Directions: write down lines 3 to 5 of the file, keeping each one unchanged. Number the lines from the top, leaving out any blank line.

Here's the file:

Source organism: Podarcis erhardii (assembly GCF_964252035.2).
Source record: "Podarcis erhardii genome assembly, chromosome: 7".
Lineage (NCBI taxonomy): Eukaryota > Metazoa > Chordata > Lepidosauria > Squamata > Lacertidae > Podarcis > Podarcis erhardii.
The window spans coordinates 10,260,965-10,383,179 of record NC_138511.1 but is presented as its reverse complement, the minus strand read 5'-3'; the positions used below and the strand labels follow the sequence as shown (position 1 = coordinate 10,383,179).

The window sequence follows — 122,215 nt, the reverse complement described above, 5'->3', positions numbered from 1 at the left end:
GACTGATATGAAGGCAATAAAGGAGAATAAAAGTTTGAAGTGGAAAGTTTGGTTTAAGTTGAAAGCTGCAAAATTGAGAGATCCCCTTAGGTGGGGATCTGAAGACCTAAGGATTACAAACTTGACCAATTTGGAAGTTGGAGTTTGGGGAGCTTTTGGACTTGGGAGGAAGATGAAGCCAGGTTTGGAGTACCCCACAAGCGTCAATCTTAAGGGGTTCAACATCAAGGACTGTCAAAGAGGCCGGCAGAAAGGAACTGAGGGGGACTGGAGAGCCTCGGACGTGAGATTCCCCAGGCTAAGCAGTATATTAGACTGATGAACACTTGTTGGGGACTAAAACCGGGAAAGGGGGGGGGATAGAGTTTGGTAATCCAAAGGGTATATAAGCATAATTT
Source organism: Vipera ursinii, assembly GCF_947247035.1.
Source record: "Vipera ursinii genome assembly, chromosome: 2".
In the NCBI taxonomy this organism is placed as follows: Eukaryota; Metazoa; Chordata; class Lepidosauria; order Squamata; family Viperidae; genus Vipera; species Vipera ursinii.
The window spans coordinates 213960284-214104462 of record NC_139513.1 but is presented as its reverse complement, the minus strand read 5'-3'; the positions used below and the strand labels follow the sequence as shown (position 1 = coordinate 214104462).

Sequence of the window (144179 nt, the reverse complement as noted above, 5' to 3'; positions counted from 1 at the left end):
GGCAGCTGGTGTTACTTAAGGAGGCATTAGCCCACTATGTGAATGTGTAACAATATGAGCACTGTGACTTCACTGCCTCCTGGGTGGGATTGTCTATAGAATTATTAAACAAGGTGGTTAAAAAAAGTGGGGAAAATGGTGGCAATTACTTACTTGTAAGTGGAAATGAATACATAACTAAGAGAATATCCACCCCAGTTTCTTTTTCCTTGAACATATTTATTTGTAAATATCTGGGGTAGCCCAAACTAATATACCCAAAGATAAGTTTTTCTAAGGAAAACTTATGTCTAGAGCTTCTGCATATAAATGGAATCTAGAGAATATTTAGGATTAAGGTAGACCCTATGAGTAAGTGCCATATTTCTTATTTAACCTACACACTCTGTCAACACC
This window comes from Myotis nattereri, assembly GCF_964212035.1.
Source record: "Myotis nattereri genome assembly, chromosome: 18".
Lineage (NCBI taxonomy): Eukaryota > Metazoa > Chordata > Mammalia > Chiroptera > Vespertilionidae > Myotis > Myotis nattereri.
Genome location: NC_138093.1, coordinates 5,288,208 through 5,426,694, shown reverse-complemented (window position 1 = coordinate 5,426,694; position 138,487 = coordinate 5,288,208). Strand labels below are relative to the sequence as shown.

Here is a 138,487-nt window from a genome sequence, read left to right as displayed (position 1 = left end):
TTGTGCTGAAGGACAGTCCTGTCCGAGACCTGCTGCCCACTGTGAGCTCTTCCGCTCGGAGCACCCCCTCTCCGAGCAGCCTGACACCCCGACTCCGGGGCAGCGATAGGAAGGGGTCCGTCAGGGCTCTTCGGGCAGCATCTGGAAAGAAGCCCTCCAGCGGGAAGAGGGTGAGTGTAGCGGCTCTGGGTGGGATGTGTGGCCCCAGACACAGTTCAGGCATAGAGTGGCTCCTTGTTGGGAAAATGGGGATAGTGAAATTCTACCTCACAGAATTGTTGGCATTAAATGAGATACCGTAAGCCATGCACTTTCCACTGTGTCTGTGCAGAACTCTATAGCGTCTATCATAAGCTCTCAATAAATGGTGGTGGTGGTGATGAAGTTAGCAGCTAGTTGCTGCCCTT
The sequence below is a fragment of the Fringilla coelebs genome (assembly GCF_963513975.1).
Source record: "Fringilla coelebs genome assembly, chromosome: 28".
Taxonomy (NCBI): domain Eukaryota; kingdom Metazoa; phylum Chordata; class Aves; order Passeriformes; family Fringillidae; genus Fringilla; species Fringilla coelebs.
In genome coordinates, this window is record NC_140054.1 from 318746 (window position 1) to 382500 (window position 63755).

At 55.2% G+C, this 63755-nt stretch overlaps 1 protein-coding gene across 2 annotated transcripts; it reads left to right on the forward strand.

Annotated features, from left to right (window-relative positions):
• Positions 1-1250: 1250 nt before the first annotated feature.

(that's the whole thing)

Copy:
Lineage (NCBI taxonomy): Eukaryota > Metazoa > Chordata > Lepidosauria > Squamata > Lacertidae > Podarcis > Podarcis erhardii.
The window spans coordinates 10,260,965-10,383,179 of record NC_138511.1 but is presented as its reverse complement, the minus strand read 5'-3'; the positions used below and the strand labels follow the sequence as shown (position 1 = coordinate 10,383,179).

The window sequence follows — 122,215 nt, the reverse complement described above, 5'->3', positions numbered from 1 at the left end: